I’m proud of my bachelor’s degree. It came from one of the truly great colleges this world has to offer, regardless of size and study. With its credentials in business academia, Babson College is what boxing media could liken to being one of the best pound-for-pound fighters in the world. Yet, there were a few things that I learned there that I wouldn’t exactly place in my moral code, and not exactly because of the school or the professors themselves.
As a C student in Financial Accounting and C- student in Finance, I mostly understood the principles, but lacked mightily in execution, at least on exams. A few of those very principles, however, always seemed a bit warped, manipulative and unnecessarily complex. After all, I was part of the guinea pig undergrad classes where case studies on Enron and the like were being crafted, the Compaq/HP merger was dissected heavily and debates on the merits of the Sarbanes-Oxley Act (SOX) were raging from within.
Even as someone who didn’t fully grasp all the intricacies of financial models, I quickly understood that something felt off in that world. We were talking about Arthur Andersen as the poster child for conflicts of interest. We were asking the same question as most people were in the early 2000s: what the hell was Enron in the first place? We were talking about leveraging debt as a good thing for a growing business, even though we had no idea of how much the speed of technological advances would challenge such growth. Most of all, we were conversing much more about making business decisions with shareholders in mind first before any and everyone else, though taking care of the latter helps the former’s long-term investment strategy.
It was odd, but even odder was the fact that our professors – many of them incredible and instrumental to our academic and professional careers – were imploring us to take heed from these scandals in order to avoid industry scrutiny, political shaming and most of all, legal trouble. This, of course, was being considered while they were largely telling us that growing the shareholder value was the top priority of a business. The academic conversations and the real-time immediacy of the markets made for contradictions and compromise, but as long as we did our jobs and understood the law, we would become part of a new gilded age in the economy.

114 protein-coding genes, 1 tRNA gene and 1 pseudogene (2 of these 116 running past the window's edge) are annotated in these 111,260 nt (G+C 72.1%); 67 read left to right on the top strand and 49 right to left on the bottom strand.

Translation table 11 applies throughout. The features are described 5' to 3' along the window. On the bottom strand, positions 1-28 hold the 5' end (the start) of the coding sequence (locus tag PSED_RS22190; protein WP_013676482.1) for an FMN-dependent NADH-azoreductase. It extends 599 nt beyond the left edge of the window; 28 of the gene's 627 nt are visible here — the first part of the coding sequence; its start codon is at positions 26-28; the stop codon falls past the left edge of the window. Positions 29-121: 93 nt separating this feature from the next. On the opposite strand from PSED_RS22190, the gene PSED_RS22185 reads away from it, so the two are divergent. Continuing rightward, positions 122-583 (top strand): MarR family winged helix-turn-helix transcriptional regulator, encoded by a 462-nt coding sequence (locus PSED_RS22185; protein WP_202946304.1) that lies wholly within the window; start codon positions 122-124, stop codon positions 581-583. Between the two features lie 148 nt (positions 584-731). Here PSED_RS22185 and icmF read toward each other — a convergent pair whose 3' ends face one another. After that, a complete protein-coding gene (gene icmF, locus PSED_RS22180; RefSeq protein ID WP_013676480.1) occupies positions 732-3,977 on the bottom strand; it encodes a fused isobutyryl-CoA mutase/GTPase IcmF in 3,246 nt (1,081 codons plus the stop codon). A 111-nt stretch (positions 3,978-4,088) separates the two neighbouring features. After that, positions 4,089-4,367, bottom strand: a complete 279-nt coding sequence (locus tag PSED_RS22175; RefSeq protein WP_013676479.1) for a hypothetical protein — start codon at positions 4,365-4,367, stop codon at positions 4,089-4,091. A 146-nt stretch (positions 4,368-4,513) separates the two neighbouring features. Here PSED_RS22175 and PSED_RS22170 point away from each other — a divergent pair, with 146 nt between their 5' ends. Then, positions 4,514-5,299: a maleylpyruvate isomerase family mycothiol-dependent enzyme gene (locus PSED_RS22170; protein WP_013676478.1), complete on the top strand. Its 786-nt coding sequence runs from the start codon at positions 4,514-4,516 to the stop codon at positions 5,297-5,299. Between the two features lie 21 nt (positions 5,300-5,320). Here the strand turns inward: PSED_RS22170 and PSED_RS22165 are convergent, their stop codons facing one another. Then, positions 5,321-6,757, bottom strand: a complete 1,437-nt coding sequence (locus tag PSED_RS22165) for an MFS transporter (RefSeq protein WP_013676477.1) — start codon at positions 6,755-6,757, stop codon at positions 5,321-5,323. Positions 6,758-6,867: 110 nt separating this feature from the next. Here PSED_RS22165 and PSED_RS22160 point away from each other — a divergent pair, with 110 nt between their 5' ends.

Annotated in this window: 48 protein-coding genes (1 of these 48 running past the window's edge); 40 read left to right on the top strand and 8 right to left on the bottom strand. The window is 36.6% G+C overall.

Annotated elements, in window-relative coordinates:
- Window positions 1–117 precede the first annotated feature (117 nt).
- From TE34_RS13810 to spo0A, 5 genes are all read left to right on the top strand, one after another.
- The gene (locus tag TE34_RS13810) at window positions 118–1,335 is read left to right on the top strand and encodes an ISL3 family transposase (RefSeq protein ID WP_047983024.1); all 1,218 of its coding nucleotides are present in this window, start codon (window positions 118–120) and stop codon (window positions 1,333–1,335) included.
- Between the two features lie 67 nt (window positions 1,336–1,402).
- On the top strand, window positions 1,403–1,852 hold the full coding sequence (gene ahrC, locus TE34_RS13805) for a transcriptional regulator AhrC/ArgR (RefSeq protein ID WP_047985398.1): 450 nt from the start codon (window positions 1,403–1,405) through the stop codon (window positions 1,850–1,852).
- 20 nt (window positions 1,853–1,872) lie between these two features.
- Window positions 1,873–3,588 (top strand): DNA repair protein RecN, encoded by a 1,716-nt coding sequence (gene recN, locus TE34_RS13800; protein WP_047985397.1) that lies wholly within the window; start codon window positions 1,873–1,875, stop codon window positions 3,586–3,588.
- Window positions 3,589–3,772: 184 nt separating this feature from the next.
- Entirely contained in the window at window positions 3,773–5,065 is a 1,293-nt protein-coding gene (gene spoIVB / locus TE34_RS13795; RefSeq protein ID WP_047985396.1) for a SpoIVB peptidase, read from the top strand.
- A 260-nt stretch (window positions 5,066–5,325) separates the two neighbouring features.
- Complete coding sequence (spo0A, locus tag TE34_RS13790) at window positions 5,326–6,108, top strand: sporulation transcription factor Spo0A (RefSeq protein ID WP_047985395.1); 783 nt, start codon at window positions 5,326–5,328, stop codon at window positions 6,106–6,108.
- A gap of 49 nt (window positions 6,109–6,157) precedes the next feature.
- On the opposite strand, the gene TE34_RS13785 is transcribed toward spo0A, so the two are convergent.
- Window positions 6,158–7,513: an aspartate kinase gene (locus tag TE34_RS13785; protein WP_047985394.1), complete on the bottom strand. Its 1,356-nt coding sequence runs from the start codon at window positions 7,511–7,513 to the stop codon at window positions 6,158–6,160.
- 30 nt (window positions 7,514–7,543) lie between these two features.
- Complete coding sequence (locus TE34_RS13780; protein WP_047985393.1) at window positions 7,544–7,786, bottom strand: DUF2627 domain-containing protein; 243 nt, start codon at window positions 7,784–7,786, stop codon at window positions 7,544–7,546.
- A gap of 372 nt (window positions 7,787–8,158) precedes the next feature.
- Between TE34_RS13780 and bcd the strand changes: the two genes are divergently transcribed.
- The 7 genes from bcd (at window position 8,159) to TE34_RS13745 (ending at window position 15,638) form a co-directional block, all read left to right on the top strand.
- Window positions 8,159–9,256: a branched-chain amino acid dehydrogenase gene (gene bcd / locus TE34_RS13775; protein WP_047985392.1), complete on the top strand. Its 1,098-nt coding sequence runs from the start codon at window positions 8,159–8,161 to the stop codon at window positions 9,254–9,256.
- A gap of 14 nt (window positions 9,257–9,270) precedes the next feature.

And then the Great Recession happened. Or rather, it was happening long before most of the world knew it was happening.
The scams are well known to us now: reckless housing speculation, toxic derivatives, subprime mortgages and the securities they backed, predatory lending, etc. Those are the ones that punched us into a concussed state, but as we still wobble to our feet, the financial system that was supposed to be reformed keeps hitting us with low blows and rabbit punches.
Though many were really just doing their jobs – including friends and former classmates relatively too young at the time to make complex decisions about these financial instruments – the industry, many policymakers and regulators essentially learned nothing from the recent past.
The thing about Enron and others was that they were the idiots who got caught doing what I’m sure plenty of other companies big, medium and small were doing. And as horrible as the aftermath was for so many people who worked at these companies – retirement savings wiped away, fraudulent stock, public and private embarrassment – the damage was not nearly as widespread for the public as what the Great Recession wrought. (Although without question, the people of California got royally screwed.) The effects of the economic downturn are being felt in incredible ways to this day, and there seems to be no end in sight.
All of this comes to mind because of a recent op-ed in Time from its economics columnist Rena Foroohar titled ‘American Capitalism’s Great Crisis,’ where she dives into the financialization of the country’s economy (though she also reminds readers that it’s not strictly an American concern, but we’re just so damn good at it).